Monday, January 17, 2022

Tishkov Criticism Won’t Stop Bashkirs from Falsifying Census but Only Make Them More Careful, Tatar Activist Says

 Paul Goble

            Staunton, Nov. 28 – After former Russian nationalities minister Valery Tishkov’s withering criticism of Bashkortostan’s approach to miscounting Tatars as Bashkirs, Ufa will be more careful and may a reduce the numbers of such miscounts; but it won’t give up on its longstanding policy, Nurmukhamed Khusaynov says.

            Some Tatars mistakenly assumed that the ethnographer’s blast at Ufa would get the Bashkortostan government to change course – on Tishkov’s criticism, see – but there is no change of that, the head of a Tatar gymnasium in Belebey says.

            The most the Tatars can hope for is that Ufa will be more careful and won’t be reidentifying as many Tatars as Bashkirs as it might otherwise have done, the educator-activist suggests (

            The methods Bashkir officials are using to count Tatars as Bashkirs are changing, Khusaynov says. The most recent is this: census takers use computers, they write down the correct information and show that to the Tatar; but they do not enter it. Instead, either they or the computer programs change that declaration and then they enter it.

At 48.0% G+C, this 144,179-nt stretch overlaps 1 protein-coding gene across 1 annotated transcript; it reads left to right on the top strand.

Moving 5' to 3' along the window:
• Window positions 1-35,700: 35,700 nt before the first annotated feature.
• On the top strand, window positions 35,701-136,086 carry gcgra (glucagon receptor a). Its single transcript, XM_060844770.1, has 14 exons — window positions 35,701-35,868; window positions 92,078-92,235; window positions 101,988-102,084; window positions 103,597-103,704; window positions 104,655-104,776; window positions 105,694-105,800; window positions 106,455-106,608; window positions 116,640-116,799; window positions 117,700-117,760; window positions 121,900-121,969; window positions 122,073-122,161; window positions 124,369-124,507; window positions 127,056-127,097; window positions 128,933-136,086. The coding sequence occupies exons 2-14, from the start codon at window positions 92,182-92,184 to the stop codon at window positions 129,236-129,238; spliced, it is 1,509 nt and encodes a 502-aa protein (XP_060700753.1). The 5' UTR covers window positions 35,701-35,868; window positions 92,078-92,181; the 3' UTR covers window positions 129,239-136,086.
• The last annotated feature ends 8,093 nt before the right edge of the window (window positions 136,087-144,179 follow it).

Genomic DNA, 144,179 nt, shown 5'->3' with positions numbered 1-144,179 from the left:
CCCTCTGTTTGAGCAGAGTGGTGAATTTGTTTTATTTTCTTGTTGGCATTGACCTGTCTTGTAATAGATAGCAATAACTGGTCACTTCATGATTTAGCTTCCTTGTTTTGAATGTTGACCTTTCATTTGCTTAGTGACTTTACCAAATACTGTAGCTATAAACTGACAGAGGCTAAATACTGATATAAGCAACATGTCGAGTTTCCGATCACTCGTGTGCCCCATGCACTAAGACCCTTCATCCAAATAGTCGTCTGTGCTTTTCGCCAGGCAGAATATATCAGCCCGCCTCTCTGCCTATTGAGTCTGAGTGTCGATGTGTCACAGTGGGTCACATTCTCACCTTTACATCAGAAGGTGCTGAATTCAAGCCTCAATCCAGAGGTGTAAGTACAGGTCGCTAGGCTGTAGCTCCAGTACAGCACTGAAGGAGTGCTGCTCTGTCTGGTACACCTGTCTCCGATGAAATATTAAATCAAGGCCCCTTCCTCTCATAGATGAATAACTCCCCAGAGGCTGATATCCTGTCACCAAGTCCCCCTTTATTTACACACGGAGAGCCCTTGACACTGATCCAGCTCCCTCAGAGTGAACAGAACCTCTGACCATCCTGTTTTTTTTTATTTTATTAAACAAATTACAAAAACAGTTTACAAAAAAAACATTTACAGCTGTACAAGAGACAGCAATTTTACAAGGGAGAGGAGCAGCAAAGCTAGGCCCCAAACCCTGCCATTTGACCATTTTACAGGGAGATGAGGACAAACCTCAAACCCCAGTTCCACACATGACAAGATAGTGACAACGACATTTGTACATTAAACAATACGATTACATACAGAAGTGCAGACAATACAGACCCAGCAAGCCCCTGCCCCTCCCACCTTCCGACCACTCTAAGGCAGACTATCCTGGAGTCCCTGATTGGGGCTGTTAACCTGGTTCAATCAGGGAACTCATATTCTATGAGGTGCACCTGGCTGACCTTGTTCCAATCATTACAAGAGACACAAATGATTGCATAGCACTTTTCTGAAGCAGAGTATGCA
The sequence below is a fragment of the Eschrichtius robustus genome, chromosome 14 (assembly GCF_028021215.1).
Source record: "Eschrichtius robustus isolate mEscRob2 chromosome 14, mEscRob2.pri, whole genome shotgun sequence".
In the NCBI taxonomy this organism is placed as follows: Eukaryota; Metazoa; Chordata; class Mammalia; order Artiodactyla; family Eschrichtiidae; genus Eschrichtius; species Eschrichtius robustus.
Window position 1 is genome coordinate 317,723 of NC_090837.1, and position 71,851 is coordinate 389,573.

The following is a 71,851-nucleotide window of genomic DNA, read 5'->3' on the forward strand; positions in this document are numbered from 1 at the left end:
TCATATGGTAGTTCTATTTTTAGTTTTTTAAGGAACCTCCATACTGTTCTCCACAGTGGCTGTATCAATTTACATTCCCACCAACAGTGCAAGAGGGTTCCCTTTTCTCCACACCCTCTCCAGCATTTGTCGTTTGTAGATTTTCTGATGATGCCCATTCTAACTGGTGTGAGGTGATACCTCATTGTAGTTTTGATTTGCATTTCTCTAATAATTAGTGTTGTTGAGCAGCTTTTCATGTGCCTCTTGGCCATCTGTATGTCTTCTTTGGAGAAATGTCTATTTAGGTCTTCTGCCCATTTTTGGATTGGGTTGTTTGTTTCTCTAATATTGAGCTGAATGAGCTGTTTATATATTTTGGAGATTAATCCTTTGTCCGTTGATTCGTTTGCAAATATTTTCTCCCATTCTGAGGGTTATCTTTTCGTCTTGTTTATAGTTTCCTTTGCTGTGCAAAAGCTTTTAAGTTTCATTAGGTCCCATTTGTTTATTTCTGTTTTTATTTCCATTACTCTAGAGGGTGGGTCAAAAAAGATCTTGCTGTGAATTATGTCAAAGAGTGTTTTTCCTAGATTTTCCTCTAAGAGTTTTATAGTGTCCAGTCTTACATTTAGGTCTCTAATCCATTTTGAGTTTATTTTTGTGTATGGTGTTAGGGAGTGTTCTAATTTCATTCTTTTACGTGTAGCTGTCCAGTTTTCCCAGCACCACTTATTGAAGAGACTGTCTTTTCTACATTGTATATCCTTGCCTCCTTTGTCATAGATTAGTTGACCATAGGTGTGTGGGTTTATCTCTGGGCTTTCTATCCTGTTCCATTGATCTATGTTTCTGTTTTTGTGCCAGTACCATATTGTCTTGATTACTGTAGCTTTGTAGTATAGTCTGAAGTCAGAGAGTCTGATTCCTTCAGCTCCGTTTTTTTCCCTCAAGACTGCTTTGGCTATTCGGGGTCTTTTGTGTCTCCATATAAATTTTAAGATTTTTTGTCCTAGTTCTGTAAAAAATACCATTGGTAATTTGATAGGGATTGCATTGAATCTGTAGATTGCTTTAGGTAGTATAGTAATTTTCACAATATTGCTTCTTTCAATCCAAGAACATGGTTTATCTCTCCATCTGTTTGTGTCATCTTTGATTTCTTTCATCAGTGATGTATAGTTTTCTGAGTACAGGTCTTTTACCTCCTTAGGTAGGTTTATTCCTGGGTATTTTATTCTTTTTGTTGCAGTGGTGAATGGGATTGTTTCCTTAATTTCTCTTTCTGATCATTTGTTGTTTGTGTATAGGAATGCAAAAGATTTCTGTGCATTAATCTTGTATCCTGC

But the most widespread means of falsification is simply not to question anyone but to make up the required data on their own, he continues. In many Tatar villages, no one has been visited by census takers; and in others, only a handful. But in every case, officials say the census was complete.

            This reidentification of Tatars as Bashkirs is having immediate effects. It allows officials to close Tatar-language schools, something that undermines the ability of young Tatars to speak their language. And because they are confused about Bashkir as well, they start speaking Russian and fit into Moscow’s Russification plans.

            Khusaynov doesn’t say but that pattern may be one of the reasons why the central Russian government has done little or nothing to rein in Ufa in its miscounting of Tatars as Bashkirs. Ultimately, the Bashkir project works to russify the Tatars without benefiting the Bashkirs

            According to Tishkov, in 2010, no fewer than 100,000 Tatars living in Bashkortostan were miscounted as Bashkirs. How many will suffer the same fate this time around is uncertain. In some places, the result may be even worse now. But after Tishkov’s criticism, Ufa will likely be more careful.

            At the same time, however, Khusaynov says, there is no sign that Ufa has given up on its plan to Bashkirize all the Tatars and members of other ethnic groups it can. 

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